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  CREATING AND USING A PITCH TEST
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A pitch test is nothing more than a calibration tool.  It calibrates the printer, media and lenticular sheet used for a particular image.  Knowing how to perform a pitch test properly is the one of the most important steps in creating a GREAT lenticular image.  Most interlacing software packages have the capability to print a pitch test.  It may be located in a 'Utilities' or 'Tools' menu and could be called by a different name.  The procedure below is a general procedure that should help you create and use a pitch test.

 

Step 1:

The purpose of the pitch test is to determine which LPI pitch matches your particular printer/media/lenticular sheet combination. Since output devices may have slight differences in variability, you will need to print this target on each output device you intend to print interlaced images to.

 

Step 2:

Use FLIP! 2.0 to create this target using the line screen test utility in the software. With 15lpi material, input 14.94 as your "starting lines per inch" in the software and set the "print accuracy" to .01.

 

Step 3:

After printing and allowing proper drying time, place the print on a flat surface on the floor. Note: Placing the print on a table and looking at it from arm length is not advisable because you will be inside the proper viewing distance of greater than 3 feet.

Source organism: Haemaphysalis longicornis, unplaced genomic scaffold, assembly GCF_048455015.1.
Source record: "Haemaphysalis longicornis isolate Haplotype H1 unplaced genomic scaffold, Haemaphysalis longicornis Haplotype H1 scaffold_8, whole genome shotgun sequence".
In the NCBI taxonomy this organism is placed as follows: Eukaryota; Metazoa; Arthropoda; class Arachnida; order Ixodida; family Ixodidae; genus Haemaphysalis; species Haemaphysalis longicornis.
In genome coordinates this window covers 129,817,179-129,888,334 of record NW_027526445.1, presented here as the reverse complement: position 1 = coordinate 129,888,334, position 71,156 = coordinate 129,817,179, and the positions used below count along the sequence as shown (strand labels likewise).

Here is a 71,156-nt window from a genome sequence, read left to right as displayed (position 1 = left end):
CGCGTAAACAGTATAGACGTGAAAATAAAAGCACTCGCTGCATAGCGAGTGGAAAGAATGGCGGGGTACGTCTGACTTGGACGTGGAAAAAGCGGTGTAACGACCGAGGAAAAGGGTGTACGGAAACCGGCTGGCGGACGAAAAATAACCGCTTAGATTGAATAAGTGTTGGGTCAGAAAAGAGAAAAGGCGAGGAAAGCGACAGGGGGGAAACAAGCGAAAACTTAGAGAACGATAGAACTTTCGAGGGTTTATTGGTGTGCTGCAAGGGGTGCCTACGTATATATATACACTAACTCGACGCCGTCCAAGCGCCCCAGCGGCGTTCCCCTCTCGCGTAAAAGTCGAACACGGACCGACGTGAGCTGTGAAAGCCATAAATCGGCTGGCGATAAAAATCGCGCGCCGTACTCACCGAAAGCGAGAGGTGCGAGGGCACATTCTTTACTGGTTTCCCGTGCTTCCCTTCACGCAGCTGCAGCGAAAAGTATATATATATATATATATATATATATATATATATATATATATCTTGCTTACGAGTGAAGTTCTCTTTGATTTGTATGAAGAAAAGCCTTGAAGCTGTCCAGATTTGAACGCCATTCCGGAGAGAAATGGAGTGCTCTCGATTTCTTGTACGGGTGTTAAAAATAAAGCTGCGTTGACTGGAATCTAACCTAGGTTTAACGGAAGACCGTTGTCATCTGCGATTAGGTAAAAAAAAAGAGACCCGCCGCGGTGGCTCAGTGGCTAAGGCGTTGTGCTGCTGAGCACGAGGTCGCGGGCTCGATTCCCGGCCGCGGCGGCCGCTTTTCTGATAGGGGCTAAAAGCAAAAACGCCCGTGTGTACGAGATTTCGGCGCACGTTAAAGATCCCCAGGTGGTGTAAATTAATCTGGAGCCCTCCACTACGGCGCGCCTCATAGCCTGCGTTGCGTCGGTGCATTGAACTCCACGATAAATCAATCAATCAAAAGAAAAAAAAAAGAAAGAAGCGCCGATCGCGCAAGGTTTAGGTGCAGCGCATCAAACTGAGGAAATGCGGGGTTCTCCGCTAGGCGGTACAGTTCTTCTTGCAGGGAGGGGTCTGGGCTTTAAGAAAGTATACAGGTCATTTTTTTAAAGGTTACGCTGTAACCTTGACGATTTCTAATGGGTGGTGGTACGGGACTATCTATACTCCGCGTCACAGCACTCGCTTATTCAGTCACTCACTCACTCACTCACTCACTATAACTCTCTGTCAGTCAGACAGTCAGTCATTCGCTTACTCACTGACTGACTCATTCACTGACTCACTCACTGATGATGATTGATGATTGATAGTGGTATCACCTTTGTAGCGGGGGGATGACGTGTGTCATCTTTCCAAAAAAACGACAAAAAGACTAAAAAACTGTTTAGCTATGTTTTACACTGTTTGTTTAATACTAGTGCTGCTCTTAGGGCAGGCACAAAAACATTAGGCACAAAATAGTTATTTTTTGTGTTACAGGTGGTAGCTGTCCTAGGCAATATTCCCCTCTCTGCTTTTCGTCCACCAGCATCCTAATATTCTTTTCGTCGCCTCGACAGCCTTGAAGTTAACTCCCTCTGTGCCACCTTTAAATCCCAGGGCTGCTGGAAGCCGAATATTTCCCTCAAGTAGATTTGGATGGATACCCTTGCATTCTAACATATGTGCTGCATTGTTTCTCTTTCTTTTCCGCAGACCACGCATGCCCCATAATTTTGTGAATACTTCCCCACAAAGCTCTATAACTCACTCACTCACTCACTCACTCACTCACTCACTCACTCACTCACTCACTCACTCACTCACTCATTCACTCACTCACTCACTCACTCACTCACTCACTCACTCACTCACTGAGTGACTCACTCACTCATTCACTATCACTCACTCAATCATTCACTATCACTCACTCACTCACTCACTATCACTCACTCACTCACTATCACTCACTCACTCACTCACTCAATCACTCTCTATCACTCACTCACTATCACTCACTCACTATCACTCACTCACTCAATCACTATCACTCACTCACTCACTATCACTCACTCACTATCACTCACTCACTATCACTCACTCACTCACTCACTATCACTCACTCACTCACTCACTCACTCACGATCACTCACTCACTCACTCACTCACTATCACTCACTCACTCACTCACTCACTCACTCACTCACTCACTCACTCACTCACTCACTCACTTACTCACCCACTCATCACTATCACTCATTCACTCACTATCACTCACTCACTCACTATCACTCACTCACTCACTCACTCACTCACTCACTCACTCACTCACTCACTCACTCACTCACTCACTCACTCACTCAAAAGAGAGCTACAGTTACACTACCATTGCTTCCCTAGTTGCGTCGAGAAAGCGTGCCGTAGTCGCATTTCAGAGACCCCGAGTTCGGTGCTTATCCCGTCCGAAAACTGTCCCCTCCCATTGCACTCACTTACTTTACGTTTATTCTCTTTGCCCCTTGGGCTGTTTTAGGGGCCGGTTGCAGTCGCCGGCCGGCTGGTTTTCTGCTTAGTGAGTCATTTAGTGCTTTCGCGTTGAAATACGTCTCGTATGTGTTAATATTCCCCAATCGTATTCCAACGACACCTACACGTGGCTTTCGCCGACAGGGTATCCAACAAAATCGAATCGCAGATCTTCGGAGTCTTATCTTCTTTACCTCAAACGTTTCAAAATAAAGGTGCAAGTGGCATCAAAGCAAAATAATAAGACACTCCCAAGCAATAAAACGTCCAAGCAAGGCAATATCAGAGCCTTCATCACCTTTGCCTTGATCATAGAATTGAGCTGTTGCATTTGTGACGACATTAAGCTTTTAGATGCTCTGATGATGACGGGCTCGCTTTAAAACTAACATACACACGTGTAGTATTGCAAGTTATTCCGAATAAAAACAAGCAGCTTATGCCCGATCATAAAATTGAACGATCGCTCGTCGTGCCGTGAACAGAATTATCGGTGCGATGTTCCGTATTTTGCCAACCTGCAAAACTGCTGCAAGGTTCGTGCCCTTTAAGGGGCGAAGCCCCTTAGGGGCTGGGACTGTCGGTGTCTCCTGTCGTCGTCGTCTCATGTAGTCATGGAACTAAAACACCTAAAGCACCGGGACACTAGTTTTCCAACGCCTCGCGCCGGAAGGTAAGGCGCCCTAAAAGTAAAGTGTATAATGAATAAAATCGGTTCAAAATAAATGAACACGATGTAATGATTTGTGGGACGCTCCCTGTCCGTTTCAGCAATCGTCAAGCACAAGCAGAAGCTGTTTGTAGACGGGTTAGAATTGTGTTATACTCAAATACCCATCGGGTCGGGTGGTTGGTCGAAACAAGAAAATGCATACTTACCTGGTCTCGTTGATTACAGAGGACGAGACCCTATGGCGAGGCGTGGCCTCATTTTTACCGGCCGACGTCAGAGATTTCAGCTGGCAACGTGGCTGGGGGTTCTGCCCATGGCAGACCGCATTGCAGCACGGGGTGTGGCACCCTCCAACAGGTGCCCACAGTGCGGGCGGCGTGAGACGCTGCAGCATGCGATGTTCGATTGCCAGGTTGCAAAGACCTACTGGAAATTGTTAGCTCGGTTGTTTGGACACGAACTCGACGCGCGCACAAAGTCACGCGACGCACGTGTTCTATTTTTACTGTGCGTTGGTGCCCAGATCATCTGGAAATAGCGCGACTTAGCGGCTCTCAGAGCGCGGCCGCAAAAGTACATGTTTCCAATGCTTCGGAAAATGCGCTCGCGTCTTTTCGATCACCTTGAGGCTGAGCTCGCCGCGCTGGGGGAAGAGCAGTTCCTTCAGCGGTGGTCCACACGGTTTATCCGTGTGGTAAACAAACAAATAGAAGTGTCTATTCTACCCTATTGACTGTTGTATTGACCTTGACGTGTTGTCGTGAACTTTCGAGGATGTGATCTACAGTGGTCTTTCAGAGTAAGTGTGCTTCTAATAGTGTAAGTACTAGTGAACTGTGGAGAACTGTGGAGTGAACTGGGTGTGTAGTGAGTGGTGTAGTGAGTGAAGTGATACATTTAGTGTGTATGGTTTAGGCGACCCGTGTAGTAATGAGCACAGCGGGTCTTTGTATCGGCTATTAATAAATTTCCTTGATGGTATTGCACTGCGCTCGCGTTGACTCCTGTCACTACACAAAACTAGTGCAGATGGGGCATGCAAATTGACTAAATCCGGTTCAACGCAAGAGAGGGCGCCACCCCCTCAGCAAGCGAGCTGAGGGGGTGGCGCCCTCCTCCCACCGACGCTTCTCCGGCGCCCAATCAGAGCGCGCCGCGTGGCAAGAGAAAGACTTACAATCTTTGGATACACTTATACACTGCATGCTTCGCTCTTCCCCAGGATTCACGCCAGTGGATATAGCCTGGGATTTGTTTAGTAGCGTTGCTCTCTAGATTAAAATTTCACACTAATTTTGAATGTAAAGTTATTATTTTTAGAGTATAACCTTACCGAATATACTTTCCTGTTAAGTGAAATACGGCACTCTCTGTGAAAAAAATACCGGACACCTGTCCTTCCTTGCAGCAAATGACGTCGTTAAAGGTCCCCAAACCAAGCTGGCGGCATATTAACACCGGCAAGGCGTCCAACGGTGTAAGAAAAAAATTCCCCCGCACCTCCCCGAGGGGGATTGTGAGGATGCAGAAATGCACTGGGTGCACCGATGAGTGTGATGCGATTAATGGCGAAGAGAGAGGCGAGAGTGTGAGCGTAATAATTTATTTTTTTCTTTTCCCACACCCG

Step 4:

Position the lens material (lens face up) with lenses vertical, over the print and orient the print vertically under the lens.

 

Step 5:

After alignment is complete, stand directly over the print (it is OK to stand on the lens material itself).

 

Step 6:

Do not let the fact that the print is not making 100% face contact behind the lens concern you. You may want to place a few items on the lens to weigh it down if necessary.

 

Step 7:

Standing over the print, you will now see a series of black and white stripes within each interlaced bar. (see Fig 1.)

 

Step 8:

Shift your viewing angle left and right. Look at each bar and determine which bar gives you the widest flip from solid black to white across the entire width of the printed area. The bar that represents the best (widest) flip is the proper LPI that you need to interlace your files to. On 15lpi material, this usually will not vary more than .02lpi from 14.98lpi.

 

 

Figure 1                        

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